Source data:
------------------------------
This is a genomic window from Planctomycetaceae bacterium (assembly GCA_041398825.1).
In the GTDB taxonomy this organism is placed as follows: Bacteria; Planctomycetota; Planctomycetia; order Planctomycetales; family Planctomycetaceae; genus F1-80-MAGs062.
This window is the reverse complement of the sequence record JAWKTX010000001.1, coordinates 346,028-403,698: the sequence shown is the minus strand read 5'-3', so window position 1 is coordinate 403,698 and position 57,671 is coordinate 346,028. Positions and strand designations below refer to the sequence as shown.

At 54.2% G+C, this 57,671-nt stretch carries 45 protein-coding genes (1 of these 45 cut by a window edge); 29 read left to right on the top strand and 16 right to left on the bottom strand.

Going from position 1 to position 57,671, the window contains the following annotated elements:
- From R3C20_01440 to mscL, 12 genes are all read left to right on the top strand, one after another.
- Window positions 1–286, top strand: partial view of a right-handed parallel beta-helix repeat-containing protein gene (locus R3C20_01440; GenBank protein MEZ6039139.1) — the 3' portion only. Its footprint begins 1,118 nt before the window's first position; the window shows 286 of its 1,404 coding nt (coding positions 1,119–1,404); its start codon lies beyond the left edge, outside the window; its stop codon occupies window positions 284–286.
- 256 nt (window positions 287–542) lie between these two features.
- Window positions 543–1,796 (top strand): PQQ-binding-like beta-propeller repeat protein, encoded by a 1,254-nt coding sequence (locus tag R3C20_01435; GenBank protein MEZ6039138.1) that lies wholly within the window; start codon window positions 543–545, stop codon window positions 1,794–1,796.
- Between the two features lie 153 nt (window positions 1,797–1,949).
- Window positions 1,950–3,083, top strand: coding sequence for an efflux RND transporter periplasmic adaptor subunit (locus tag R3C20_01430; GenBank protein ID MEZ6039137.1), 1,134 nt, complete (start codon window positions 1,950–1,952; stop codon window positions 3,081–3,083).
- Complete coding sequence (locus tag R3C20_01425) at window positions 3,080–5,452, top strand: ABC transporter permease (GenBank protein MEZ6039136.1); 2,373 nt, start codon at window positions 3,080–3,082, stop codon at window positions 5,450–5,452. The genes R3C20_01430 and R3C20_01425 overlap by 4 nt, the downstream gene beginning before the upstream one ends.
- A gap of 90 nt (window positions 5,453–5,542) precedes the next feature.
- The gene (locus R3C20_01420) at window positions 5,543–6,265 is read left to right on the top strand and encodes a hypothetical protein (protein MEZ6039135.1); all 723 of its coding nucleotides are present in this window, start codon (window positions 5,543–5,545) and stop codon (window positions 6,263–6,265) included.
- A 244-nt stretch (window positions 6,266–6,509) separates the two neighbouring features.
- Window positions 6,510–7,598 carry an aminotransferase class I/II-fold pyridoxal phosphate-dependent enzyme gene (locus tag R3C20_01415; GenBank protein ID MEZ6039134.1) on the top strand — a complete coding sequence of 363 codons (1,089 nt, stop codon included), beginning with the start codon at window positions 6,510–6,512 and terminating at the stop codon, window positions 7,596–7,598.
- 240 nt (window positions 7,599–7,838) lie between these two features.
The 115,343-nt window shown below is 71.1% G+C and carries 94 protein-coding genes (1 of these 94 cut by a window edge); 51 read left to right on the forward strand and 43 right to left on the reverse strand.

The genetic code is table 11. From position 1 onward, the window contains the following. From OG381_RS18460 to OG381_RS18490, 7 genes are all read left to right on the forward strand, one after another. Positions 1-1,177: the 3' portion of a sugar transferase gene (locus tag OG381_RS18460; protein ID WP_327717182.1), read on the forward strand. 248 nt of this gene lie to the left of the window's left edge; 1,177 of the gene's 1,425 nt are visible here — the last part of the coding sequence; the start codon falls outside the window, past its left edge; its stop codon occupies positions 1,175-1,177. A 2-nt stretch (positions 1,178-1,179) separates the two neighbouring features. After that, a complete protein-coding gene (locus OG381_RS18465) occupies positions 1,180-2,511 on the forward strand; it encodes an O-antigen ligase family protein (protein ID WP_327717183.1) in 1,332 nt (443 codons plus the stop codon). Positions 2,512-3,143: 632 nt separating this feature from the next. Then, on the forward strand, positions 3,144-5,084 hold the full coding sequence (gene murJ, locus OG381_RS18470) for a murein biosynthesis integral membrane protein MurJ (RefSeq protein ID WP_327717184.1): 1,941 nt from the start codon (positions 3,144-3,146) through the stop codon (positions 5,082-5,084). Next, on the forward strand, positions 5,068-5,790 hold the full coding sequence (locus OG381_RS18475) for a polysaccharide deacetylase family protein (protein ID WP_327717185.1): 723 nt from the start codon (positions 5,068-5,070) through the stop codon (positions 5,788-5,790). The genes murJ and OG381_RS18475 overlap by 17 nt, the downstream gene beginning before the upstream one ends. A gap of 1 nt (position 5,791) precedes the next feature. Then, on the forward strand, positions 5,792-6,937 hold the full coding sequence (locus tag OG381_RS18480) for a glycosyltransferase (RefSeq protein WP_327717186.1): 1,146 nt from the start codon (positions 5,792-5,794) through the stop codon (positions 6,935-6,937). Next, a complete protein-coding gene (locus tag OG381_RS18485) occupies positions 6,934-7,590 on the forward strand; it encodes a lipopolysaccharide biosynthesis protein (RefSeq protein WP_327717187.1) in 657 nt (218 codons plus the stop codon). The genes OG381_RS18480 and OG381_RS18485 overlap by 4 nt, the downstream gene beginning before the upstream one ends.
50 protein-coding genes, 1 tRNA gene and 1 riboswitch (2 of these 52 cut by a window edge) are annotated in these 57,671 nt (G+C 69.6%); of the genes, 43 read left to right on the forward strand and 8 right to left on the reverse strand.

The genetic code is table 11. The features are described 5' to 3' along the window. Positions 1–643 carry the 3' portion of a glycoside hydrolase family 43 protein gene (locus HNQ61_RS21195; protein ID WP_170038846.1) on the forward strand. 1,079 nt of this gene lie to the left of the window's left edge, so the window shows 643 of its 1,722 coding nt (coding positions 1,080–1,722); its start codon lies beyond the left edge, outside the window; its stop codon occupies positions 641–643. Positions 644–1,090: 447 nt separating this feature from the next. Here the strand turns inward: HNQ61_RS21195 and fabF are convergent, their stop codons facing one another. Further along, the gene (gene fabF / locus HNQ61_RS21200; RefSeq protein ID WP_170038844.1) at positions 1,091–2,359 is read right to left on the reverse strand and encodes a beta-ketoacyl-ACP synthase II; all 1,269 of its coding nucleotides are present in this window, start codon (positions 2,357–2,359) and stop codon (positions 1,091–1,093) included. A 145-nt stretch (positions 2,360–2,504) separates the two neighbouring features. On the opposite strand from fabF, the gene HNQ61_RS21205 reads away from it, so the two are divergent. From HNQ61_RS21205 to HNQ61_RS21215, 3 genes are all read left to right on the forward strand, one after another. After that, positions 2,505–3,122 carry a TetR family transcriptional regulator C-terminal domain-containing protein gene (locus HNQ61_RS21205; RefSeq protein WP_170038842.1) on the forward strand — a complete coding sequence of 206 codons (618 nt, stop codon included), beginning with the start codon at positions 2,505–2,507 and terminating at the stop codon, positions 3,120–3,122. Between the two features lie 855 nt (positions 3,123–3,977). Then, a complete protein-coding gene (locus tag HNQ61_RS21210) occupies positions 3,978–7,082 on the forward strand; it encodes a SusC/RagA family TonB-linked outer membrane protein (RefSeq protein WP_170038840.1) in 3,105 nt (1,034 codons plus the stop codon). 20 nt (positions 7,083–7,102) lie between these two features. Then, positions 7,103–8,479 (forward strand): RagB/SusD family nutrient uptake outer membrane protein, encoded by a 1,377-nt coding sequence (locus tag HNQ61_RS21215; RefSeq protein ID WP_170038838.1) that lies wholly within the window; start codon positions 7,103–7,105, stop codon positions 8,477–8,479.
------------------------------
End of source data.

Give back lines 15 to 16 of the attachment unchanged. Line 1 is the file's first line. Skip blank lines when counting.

- A 244-nt stretch (window positions 6,266–6,509) separates the two neighbouring features.
- Window positions 6,510–7,598 carry an aminotransferase class I/II-fold pyridoxal phosphate-dependent enzyme gene (locus tag R3C20_01415; GenBank protein ID MEZ6039134.1) on the top strand — a complete coding sequence of 363 codons (1,089 nt, stop codon included), beginning with the start codon at window positions 6,510–6,512 and terminating at the stop codon, window positions 7,596–7,598.